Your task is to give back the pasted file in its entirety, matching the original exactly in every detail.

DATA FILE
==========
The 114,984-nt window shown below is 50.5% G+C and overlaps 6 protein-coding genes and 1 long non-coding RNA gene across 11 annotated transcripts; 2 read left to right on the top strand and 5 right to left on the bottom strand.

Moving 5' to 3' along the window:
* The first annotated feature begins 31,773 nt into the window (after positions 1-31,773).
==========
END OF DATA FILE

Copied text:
The 114,984-nt window shown below is 50.5% G+C and overlaps 6 protein-coding genes and 1 long non-coding RNA gene across 11 annotated transcripts; 2 read left to right on the top strand and 5 right to left on the bottom strand.

Moving 5' to 3' along the window:
* The first annotated feature begins 31,773 nt into the window (after positions 1-31,773).